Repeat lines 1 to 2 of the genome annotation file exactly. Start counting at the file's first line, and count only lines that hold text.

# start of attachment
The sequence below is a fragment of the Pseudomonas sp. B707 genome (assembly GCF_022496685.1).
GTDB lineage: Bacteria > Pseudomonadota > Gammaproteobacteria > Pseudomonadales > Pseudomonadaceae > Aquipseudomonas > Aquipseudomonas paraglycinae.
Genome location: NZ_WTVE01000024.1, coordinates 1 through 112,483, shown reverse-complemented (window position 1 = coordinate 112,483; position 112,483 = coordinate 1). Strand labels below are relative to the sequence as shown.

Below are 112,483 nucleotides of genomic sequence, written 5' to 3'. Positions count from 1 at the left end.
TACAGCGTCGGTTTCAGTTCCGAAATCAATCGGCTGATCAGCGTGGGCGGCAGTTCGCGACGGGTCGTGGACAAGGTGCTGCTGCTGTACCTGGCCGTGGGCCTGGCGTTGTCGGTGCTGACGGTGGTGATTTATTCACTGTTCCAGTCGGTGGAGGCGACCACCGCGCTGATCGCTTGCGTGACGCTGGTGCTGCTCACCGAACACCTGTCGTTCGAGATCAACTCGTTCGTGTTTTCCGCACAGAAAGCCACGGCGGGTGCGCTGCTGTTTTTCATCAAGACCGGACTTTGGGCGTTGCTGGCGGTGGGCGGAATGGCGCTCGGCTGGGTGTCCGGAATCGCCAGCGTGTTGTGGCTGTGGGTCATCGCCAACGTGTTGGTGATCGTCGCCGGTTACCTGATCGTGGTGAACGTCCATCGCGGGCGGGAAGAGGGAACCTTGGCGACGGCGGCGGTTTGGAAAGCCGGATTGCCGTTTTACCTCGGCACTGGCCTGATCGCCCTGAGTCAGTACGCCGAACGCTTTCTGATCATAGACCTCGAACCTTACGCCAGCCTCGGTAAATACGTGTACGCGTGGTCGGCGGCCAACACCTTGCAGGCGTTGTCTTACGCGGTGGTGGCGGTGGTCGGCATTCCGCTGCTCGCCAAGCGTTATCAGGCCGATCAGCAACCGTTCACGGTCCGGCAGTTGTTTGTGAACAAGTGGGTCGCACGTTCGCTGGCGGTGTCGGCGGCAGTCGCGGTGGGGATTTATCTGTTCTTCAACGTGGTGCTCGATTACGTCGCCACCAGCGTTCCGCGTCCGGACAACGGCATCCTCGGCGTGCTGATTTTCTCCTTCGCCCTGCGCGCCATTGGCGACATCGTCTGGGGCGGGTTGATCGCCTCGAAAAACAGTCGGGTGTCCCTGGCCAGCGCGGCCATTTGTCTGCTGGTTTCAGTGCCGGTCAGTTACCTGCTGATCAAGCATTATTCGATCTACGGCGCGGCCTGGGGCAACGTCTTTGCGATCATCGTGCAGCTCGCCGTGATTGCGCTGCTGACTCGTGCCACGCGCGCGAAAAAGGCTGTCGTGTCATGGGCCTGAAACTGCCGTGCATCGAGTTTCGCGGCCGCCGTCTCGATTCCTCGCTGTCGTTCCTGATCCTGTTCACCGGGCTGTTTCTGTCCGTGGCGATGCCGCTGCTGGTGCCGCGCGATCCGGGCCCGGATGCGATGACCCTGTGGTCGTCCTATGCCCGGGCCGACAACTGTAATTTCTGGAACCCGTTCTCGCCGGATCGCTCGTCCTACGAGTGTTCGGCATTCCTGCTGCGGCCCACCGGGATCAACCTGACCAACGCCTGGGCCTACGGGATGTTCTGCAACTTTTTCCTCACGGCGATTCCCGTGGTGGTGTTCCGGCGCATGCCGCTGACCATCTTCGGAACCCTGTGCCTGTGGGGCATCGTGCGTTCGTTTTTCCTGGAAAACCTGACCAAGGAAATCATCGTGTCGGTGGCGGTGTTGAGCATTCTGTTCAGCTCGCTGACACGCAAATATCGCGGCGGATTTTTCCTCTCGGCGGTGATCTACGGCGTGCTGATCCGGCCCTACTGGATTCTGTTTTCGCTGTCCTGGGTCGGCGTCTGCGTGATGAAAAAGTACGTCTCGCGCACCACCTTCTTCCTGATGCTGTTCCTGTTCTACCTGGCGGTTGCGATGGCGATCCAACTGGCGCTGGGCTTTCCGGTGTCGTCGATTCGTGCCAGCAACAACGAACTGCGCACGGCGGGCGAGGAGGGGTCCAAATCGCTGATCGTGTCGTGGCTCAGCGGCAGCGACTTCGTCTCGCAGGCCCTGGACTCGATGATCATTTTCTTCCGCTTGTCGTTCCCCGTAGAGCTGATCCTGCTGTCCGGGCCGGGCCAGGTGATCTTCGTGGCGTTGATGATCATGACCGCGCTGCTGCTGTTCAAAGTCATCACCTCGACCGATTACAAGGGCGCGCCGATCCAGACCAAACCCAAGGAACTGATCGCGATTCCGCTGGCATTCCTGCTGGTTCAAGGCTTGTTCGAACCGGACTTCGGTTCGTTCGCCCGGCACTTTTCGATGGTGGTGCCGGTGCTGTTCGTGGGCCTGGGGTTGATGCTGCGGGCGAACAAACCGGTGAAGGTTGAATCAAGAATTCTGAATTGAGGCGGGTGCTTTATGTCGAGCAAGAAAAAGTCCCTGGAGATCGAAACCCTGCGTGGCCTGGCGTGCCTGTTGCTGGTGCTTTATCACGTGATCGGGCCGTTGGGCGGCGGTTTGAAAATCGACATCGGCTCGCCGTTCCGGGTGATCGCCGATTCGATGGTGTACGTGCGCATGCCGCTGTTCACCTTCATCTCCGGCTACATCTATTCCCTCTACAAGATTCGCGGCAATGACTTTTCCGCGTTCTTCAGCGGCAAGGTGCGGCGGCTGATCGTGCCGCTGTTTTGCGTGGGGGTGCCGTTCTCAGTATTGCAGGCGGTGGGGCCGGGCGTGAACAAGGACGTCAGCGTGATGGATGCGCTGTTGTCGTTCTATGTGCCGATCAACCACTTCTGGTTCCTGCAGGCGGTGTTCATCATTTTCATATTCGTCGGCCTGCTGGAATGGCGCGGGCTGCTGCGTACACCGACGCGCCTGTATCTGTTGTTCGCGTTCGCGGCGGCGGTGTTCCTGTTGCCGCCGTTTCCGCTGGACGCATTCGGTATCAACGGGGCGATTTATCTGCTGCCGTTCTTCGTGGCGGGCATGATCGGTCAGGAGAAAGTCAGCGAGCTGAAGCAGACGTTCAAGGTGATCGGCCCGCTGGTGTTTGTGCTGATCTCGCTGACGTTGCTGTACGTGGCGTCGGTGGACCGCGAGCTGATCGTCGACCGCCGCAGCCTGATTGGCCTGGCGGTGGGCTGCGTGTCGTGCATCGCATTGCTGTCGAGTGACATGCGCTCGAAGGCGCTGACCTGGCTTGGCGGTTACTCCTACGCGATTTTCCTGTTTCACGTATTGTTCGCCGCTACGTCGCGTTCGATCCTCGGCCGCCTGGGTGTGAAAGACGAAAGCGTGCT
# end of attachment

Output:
The sequence below is a fragment of the Pseudomonas sp. B707 genome (assembly GCF_022496685.1).
GTDB lineage: Bacteria > Pseudomonadota > Gammaproteobacteria > Pseudomonadales > Pseudomonadaceae > Aquipseudomonas > Aquipseudomonas paraglycinae.